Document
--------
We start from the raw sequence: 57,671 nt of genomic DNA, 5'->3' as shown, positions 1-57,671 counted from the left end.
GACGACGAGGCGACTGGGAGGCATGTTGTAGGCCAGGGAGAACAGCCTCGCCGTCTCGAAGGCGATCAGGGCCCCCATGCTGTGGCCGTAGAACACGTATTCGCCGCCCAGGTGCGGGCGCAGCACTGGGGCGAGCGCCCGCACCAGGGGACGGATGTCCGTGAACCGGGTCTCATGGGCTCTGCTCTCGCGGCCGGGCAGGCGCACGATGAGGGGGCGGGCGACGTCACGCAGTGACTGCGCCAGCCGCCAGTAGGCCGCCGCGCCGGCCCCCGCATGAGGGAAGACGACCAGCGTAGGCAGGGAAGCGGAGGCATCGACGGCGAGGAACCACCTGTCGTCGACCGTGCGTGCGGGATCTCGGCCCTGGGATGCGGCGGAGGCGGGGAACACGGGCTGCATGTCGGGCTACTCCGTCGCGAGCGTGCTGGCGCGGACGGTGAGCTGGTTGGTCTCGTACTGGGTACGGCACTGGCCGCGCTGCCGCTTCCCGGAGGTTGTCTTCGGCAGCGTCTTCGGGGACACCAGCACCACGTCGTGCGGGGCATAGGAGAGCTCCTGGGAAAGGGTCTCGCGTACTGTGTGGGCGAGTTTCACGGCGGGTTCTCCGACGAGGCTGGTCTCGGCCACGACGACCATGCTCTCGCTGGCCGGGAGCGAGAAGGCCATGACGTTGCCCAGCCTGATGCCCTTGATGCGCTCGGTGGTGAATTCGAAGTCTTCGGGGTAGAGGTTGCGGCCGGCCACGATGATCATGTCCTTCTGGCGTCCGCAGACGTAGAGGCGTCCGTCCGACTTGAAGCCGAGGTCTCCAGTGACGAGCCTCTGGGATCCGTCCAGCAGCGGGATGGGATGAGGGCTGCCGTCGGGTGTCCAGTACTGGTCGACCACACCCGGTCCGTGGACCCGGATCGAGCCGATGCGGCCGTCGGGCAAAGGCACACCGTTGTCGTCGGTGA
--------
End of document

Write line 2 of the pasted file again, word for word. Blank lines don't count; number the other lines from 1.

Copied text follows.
GACGACGAGGCGACTGGGAGGCATGTTGTAGGCCAGGGAGAACAGCCTCGCCGTCTCGAAGGCGATCAGGGCCCCCATGCTGTGGCCGTAGAACACGTATTCGCCGCCCAGGTGCGGGCGCAGCACTGGGGCGAGCGCCCGCACCAGGGGACGGATGTCCGTGAACCGGGTCTCATGGGCTCTGCTCTCGCGGCCGGGCAGGCGCACGATGAGGGGGCGGGCGACGTCACGCAGTGACTGCGCCAGCCGCCAGTAGGCCGCCGCGCCGGCCCCCGCATGAGGGAAGACGACCAGCGTAGGCAGGGAAGCGGAGGCATCGACGGCGAGGAACCACCTGTCGTCGACCGTGCGTGCGGGATCTCGGCCCTGGGATGCGGCGGAGGCGGGGAACACGGGCTGCATGTCGGGCTACTCCGTCGCGAGCGTGCTGGCGCGGACGGTGAGCTGGTTGGTCTCGTACTGGGTACGGCACTGGCCGCGCTGCCGCTTCCCGGAGGTTGTCTTCGGCAGCGTCTTCGGGGACACCAGCACCACGTCGTGCGGGGCATAGGAGAGCTCCTGGGAAAGGGTCTCGCGTACTGTGTGGGCGAGTTTCACGGCGGGTTCTCCGACGAGGCTGGTCTCGGCCACGACGACCATGCTCTCGCTGGCCGGGAGCGAGAAGGCCATGACGTTGCCCAGCCTGATGCCCTTGATGCGCTCGGTGGTGAATTCGAAGTCTTCGGGGTAGAGGTTGCGGCCGGCCACGATGATCATGTCCTTCTGGCGTCCGCAGACGTAGAGGCGTCCGTCCGACTTGAAGCCGAGGTCTCCAGTGACGAGCCTCTGGGATCCGTCCAGCAGCGGGATGGGATGAGGGCTGCCGTCGGGTGTCCAGTACTGGTCGACCACACCCGGTCCGTGGACCCGGATCGAGCCGATGCGGCCGTCGGGCAAAGGCACACCGTTGTCGTCGGTGA